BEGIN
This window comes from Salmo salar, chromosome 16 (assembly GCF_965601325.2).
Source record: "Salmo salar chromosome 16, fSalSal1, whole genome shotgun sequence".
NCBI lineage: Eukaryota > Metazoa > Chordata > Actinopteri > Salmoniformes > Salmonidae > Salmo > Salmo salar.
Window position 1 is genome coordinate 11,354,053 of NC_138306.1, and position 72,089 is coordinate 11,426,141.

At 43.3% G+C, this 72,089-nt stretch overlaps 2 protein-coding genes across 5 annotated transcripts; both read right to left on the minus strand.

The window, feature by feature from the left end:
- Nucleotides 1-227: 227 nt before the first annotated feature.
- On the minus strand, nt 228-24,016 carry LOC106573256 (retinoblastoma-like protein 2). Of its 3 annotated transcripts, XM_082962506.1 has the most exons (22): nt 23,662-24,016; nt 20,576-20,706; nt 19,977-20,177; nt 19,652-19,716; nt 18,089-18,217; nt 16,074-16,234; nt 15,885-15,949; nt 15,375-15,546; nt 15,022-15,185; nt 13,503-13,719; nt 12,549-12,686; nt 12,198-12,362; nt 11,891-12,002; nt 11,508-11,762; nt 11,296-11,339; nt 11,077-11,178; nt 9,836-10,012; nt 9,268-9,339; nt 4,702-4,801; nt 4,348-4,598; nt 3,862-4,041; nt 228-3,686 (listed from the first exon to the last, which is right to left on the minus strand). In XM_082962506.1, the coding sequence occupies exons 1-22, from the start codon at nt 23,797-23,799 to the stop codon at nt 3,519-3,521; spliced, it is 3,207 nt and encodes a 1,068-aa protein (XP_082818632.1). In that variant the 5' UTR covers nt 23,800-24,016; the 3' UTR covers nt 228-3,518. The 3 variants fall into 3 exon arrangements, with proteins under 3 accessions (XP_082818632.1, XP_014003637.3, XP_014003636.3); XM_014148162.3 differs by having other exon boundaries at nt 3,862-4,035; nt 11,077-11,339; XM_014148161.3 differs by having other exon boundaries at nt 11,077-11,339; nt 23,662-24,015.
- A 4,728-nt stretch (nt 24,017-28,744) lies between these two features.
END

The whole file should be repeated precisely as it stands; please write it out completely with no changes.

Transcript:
This window comes from Salmo salar, chromosome 16 (assembly GCF_965601325.2).
Source record: "Salmo salar chromosome 16, fSalSal1, whole genome shotgun sequence".
NCBI lineage: Eukaryota > Metazoa > Chordata > Actinopteri > Salmoniformes > Salmonidae > Salmo > Salmo salar.
Window position 1 is genome coordinate 11,354,053 of NC_138306.1, and position 72,089 is coordinate 11,426,141.

At 43.3% G+C, this 72,089-nt stretch overlaps 2 protein-coding genes across 5 annotated transcripts; both read right to left on the minus strand.

The window, feature by feature from the left end:
- Nucleotides 1-227: 227 nt before the first annotated feature.
- On the minus strand, nt 228-24,016 carry LOC106573256 (retinoblastoma-like protein 2). Of its 3 annotated transcripts, XM_082962506.1 has the most exons (22): nt 23,662-24,016; nt 20,576-20,706; nt 19,977-20,177; nt 19,652-19,716; nt 18,089-18,217; nt 16,074-16,234; nt 15,885-15,949; nt 15,375-15,546; nt 15,022-15,185; nt 13,503-13,719; nt 12,549-12,686; nt 12,198-12,362; nt 11,891-12,002; nt 11,508-11,762; nt 11,296-11,339; nt 11,077-11,178; nt 9,836-10,012; nt 9,268-9,339; nt 4,702-4,801; nt 4,348-4,598; nt 3,862-4,041; nt 228-3,686 (listed from the first exon to the last, which is right to left on the minus strand). In XM_082962506.1, the coding sequence occupies exons 1-22, from the start codon at nt 23,797-23,799 to the stop codon at nt 3,519-3,521; spliced, it is 3,207 nt and encodes a 1,068-aa protein (XP_082818632.1). In that variant the 5' UTR covers nt 23,800-24,016; the 3' UTR covers nt 228-3,518. The 3 variants fall into 3 exon arrangements, with proteins under 3 accessions (XP_082818632.1, XP_014003637.3, XP_014003636.3); XM_014148162.3 differs by having other exon boundaries at nt 3,862-4,035; nt 11,077-11,339; XM_014148161.3 differs by having other exon boundaries at nt 11,077-11,339; nt 23,662-24,015.
- A 4,728-nt stretch (nt 24,017-28,744) lies between these two features.